Make your own free website on

Caving Knots

*   Figure-of-Eight

*   Figure-of-nine

*   Bowline

*   Yosemite Bowline

*   Alpine Butterfly

*   Double Figure-of-eight on the Bight

*   Bowline on the Bight

*   Italian/Munter Hitch

*   Clove Hitch

*   Double Fisherman's

*   "Hedden" knot

*   Constrictor knot

*   Farmers hitch

*   Tape/Water knot

*   Larks Foot

*   Prusik knots



This is a very versatile knot most commonly used for attaching ropes to anchor points. Most things that can be done with fancier knots (e.g. double loop knots for a Y-belay) can also be done with a suitable combination of figure of eights. If you only learn one knot, make it this one.

Strength: 55% (normal), 40% (abnormal)



The figure-of-nine knot can be used as an alternative to the figure-of-eight. It is very similar to a figure-of-eight with just an extra turn before finishing the knot. It is a little bulkier than the figure-of-eight but has greater strength. Strength: 70% (normal), 55% (abnormal)



This can be used for tying a rope around a belay but is most often used for tying the end of a safety line rope around a person when belaying them up a climb or ladder.

This knot does have a tendency to loosen and can come undone so it is a good idea to used a half hitch to secure the "tail" of the knot to the loop. Strength: 50% (normal)


Yosemite Bowline

This knot was sent to me by Bonnie Crystal.

This is a variant of the basic bowline which gets around the problem of the knot loosening itself by taking the end of the rope and threading it back through the knot. This is a neat alternative to using a half-hitch to secure the end of the rope and the resulting knot has the strength of a figure of eight.


Alpine Butterfly

A good knot for rebelays or for tying rub points out of a rope. Its main advantage is that the two strands of rope emerging from the knot are at 180 degrees to one another rather than emerging in the same direction as in a figure-of-eight for example. This makes it a good mid-rope knot and good for rebelays because it has greater strength than a figure-of-eight if the rebelay fails.


Double Figure-of-eight on the bight

This double loop knot is most commonly used for rigging Y-belays. The nature of the knot means that it is reasonably easy to adjust the loops by moving rope from one of the loops to the other.


Bowline on the bight

This is another double loop knot suitable for rigging Y-belays. It has the advantage that is is a bit less bulky than the figure-of-eight on the bight.


Italian/Munter Hitch

An excellent self-reversing friction knot suitable for belaying people when climbing or using a ladder. It can also be used for abseiling and gives a smoother ride than a stitcht plate (IMHO).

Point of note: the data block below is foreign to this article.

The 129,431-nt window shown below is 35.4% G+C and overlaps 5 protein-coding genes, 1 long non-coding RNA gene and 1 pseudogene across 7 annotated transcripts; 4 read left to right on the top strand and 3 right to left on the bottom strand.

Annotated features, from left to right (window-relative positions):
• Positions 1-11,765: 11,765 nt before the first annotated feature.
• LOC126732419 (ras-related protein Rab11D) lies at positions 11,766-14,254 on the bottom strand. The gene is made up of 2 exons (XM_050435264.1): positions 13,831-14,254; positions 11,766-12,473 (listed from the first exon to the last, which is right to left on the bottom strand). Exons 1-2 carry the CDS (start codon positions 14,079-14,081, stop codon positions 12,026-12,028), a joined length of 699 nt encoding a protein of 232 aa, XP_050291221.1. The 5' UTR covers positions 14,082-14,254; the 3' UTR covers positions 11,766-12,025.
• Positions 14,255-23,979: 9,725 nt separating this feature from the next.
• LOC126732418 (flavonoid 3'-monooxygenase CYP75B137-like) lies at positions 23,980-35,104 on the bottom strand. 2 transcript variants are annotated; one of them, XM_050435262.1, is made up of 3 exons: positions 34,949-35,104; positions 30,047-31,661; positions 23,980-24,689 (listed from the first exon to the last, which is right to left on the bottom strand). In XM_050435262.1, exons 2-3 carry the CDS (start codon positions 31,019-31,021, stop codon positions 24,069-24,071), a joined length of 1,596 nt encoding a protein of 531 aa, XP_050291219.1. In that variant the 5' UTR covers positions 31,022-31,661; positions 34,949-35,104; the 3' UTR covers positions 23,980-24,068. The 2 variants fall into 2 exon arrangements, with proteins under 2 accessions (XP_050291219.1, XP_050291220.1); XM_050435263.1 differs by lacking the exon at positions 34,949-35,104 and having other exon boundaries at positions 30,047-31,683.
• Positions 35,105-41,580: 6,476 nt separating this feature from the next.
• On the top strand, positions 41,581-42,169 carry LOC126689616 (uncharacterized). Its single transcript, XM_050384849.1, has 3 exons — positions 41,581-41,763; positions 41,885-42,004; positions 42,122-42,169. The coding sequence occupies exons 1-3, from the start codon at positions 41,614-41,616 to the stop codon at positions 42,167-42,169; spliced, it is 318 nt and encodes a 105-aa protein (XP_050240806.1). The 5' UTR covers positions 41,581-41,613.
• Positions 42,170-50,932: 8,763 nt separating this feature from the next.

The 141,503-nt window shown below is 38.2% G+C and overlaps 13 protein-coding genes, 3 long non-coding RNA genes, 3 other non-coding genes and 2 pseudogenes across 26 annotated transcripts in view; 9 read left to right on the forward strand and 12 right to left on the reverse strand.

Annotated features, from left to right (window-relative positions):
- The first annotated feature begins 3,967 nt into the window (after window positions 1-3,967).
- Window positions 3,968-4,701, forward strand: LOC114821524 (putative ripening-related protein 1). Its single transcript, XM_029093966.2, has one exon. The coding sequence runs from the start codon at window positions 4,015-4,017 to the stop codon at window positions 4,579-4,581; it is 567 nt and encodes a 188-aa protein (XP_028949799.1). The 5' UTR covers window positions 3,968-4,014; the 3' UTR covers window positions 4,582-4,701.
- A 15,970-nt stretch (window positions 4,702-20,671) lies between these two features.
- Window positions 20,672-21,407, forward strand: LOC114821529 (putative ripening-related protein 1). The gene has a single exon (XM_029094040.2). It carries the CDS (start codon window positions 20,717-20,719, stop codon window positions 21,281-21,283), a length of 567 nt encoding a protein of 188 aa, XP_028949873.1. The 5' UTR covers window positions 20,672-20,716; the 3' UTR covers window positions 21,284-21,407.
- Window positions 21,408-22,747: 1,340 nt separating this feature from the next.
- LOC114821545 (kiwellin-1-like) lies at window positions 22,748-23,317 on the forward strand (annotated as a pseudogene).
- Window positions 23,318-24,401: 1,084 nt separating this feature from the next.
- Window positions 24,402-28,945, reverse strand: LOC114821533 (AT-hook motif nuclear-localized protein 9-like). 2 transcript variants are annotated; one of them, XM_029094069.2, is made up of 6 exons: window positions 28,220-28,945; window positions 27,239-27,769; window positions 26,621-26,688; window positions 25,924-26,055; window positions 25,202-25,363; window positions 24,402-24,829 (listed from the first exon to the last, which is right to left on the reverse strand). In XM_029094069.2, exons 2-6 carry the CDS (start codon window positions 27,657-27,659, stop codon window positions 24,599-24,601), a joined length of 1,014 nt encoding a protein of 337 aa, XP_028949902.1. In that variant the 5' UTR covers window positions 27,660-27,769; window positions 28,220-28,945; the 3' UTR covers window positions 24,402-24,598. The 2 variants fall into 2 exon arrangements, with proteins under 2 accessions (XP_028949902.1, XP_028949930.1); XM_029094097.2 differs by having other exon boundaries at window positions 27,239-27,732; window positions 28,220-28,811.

This one is worth learning for all those occasions when you forget your Stitcht plate or descender.


Clove Hitch

This simple knot is very useful for when you need a rapid belay around an object or though a krab.


Double Fisherman's

The standard knot for tying two ropes together. If used in the middle of a pitch, a loop knot such as the figure-of-eight should be tied into one of the "tails" of the knot for safety during knot passing.

The two knots that compose the double fisherman's should not be mirror images of one another (i.e. they should have the same "handedness") otherwise they won't stack properly.


"Hedden" Knot

This knot was sent to me by Len Gibler

Leo says: "...this one as far as I can tell was invented and used around 1960 by my friend Chet Hedden....It is possible to get it to jam but it is easy to looosen and fair it."


Constrictor Knot

Th knot was sent to me by Len Gibler

Leo says: "A new knot useful to cavers and climbers was invented early this century by Clarence Ashley himself. He calls it "the constrictor knot". It is enormously resistant to coming undone. Ashley claims it can be used in a pinch as a radiator hose-clamp and I don't doubt it..."


Farmers hitch

Th knot was sent to me by Len Gibler

Leo says: "This knot is excellent for tying in the middle of a climbing rope, for rebelays, for lashings of many kinds -- anyplace a loop that leads fair both ways in wanted. The method for putting it in is simplicity itself:

Take three turns of the rope round your hand, then:
1. Move center part (b) over right part.
2. Move new center part (c) over left part.
3. Move new center part (a) over right part.
4. Pull new center part (b) up to form the loop
5. For most satisfying results, remove hand before fairing or loading knot."


Tape/Water Knot

This knot is primarily used for tying tapes into slings for caving or climbing. The ends of the tape emerging from the knot should be secured to the tape loop using half hitches or insulating tape.

This knot is tied so that the load bearing tape emerges from opposite sides of the knot so it will sit naturally when the sling is in use.



Often used for securing a tape more securely around a stalagmite or column. The knot is weaker than just a loop of tape around the object, but it reduces the chances of the tape slipping off.


Prusik knots

A classic prusik knot is shown on the left, and a Kleimheist prusik knot on the right. Either of these, along with other prusik knots, can be used to prusik up a rope. The rope used for the prusik-loop should be a fair bit thinner than the rope to be climbed.

Sherry Mayo / ANU /